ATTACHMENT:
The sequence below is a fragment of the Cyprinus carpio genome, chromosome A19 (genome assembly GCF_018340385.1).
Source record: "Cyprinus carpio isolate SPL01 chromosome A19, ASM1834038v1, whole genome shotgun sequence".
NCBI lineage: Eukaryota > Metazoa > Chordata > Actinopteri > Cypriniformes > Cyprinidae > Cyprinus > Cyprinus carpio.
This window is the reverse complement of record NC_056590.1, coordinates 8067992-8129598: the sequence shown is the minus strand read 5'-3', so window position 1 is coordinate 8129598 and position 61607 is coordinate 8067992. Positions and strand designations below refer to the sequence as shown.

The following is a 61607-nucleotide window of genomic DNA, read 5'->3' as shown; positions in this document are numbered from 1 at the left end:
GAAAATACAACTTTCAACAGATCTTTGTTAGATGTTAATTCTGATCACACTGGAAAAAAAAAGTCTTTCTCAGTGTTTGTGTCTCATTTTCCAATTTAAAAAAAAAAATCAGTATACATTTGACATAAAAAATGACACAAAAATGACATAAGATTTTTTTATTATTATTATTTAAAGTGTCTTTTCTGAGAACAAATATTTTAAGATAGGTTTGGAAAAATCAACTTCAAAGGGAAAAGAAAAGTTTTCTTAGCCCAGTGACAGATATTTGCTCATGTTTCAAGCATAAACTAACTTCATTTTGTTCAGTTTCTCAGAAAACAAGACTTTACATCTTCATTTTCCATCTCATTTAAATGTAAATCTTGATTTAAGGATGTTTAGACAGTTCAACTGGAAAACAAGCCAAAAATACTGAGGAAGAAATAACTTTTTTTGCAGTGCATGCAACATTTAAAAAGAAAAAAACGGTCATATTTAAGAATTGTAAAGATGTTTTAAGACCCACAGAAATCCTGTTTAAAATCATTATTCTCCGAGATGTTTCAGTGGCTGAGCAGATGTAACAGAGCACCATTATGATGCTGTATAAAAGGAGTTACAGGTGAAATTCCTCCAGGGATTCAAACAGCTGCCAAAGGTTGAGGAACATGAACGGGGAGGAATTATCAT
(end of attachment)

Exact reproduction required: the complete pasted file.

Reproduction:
The sequence below is a fragment of the Cyprinus carpio genome, chromosome A19 (genome assembly GCF_018340385.1).
Source record: "Cyprinus carpio isolate SPL01 chromosome A19, ASM1834038v1, whole genome shotgun sequence".
NCBI lineage: Eukaryota > Metazoa > Chordata > Actinopteri > Cypriniformes > Cyprinidae > Cyprinus > Cyprinus carpio.
This window is the reverse complement of record NC_056590.1, coordinates 8067992-8129598: the sequence shown is the minus strand read 5'-3', so window position 1 is coordinate 8129598 and position 61607 is coordinate 8067992. Positions and strand designations below refer to the sequence as shown.

The following is a 61607-nucleotide window of genomic DNA, read 5'->3' as shown; positions in this document are numbered from 1 at the left end:
GAAAATACAACTTTCAACAGATCTTTGTTAGATGTTAATTCTGATCACACTGGAAAAAAAAAGTCTTTCTCAGTGTTTGTGTCTCATTTTCCAATTTAAAAAAAAAAATCAGTATACATTTGACATAAAAAATGACACAAAAATGACATAAGATTTTTTTATTATTATTATTTAAAGTGTCTTTTCTGAGAACAAATATTTTAAGATAGGTTTGGAAAAATCAACTTCAAAGGGAAAAGAAAAGTTTTCTTAGCCCAGTGACAGATATTTGCTCATGTTTCAAGCATAAACTAACTTCATTTTGTTCAGTTTCTCAGAAAACAAGACTTTACATCTTCATTTTCCATCTCATTTAAATGTAAATCTTGATTTAAGGATGTTTAGACAGTTCAACTGGAAAACAAGCCAAAAATACTGAGGAAGAAATAACTTTTTTTGCAGTGCATGCAACATTTAAAAAGAAAAAAACGGTCATATTTAAGAATTGTAAAGATGTTTTAAGACCCACAGAAATCCTGTTTAAAATCATTATTCTCCGAGATGTTTCAGTGGCTGAGCAGATGTAACAGAGCACCATTATGATGCTGTATAAAAGGAGTTACAGGTGAAATTCCTCCAGGGATTCAAACAGCTGCCAAAGGTTGAGGAACATGAACGGGGAGGAATTATCAT